The Vow – review

It’s difficult to criticise a film when its subject matter is so earnest, especially when we are informed that its events are inspired by a true story. However, despite the best efforts of both Channing Tatum and Rachel McAdams The Vow ultimately fails to seduce its targeted viewer.

Paige (McAdams) and Leo (Tatum) live an idealistic, creative life, both pursuing their respective artistic endeavours: she is a talented sculptor, he owns a recording studio. Travelling home together one night, the loved-up pair’s lives are interrupted by a car accident. Leo emerges from the crash unscathed; Paige however, upon waking from an enforced coma to cope with the brain trauma she has sustained, recalls nothing of the past four years of her life.

Not only is she unable to remember her husband, but she is unable to equate herself with the person she has become: rapidly reverting back to the wealthy, driven law student she remembers herself to be. Leo, of course, remains faithful to Paige, believing that she can fall in love with him once again.

The narrative itself is hardly important, its outcome immediately apparent to all those familiar with the genre. Instead, it is the success of the central casting that so often proves itself crucial to such a film: the viewer needs to both invest and immerse themselves in the central romantic conceit, a feat impossible without the presence of tangible chemistry between the protagonists. As such, The Vow immediately fails; McAdams is, of course, as sunny and charming as ever, lighting up the screen. Tatum, unfortunately, is simply not romantic leading man material. Fine in physical roles, the not-exactly-demanding role of Leo causes him some problems – largely in his inability to truly emote.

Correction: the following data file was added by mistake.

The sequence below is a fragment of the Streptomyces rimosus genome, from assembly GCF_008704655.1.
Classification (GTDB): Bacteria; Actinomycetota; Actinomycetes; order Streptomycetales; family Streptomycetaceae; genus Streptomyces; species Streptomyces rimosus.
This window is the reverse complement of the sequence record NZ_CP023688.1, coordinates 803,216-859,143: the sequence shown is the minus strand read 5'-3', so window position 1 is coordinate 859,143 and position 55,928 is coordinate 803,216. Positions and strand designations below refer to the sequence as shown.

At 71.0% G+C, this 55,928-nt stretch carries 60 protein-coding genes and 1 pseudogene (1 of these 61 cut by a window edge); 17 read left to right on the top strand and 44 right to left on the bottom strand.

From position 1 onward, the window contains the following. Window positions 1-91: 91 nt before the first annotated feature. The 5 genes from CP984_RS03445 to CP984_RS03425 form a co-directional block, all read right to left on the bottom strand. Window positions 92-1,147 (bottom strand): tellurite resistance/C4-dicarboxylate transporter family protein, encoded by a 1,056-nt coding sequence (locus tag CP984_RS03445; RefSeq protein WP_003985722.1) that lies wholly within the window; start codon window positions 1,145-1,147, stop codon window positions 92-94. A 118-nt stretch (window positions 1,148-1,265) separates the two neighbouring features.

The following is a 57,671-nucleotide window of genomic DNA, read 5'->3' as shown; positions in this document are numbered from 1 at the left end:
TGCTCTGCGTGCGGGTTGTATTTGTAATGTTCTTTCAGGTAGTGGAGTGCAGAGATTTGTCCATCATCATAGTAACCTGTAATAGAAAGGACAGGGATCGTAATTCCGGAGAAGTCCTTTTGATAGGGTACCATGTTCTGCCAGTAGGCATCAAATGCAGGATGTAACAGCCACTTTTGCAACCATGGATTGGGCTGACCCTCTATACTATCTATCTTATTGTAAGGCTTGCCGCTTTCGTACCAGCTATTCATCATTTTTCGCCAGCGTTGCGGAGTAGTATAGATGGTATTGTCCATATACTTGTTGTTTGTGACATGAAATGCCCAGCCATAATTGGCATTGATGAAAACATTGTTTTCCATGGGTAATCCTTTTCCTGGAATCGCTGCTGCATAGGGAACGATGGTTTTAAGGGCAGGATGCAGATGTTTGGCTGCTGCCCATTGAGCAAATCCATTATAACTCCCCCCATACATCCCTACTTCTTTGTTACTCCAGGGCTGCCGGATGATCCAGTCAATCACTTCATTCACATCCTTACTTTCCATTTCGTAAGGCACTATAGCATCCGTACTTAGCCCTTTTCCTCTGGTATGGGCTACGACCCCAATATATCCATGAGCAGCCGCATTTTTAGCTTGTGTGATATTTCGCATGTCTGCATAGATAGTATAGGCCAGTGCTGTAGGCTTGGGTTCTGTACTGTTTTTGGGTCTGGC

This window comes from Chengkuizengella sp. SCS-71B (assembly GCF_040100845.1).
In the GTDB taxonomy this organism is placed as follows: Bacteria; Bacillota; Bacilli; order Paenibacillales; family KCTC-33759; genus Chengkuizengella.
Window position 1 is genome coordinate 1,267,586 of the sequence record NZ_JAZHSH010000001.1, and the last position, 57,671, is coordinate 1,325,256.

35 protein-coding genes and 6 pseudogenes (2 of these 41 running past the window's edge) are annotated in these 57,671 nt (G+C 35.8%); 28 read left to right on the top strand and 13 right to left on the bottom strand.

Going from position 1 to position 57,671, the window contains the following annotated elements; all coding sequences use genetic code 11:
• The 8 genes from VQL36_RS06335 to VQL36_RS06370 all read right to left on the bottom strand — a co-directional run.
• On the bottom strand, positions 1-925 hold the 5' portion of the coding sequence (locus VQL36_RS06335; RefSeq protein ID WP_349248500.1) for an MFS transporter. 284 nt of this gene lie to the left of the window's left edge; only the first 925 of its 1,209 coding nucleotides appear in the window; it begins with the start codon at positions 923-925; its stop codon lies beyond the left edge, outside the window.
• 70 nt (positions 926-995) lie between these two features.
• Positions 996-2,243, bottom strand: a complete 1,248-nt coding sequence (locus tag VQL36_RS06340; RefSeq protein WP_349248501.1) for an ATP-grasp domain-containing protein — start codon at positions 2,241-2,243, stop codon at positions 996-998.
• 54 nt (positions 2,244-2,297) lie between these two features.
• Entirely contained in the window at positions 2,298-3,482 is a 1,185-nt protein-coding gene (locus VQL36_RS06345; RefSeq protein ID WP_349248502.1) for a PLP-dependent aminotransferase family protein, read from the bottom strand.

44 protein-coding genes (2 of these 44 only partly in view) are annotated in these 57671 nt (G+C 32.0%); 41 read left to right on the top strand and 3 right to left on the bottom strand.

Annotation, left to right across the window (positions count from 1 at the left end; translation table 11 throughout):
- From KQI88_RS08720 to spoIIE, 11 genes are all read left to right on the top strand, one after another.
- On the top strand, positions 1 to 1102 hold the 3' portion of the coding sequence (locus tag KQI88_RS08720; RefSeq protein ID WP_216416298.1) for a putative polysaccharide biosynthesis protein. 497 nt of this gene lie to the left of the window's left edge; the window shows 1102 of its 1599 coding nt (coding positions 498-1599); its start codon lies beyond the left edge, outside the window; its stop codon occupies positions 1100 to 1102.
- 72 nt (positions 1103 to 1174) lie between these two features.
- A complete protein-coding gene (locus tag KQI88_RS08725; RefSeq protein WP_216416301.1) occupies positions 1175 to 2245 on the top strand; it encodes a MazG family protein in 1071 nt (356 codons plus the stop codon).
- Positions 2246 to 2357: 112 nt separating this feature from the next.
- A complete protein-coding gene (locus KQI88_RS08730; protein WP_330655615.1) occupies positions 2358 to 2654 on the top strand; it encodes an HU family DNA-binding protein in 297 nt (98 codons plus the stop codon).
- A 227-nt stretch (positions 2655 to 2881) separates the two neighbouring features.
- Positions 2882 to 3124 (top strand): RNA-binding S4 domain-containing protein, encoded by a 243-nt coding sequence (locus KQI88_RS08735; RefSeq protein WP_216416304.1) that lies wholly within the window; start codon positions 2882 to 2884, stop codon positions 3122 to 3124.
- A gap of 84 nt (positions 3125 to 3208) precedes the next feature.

The characterisation is largely simplistic: the lack of any real development makes it difficult to truly invest in their plight. The film itself is admirable at least: for the lack of any obvious manipulation, it clearly and quite sincerely believes in the pure message of love it attempts to deliver; despite this, The Vow fails to make an impression. Instantly forgettable, not even the delights of the talented McAdams can save this one.



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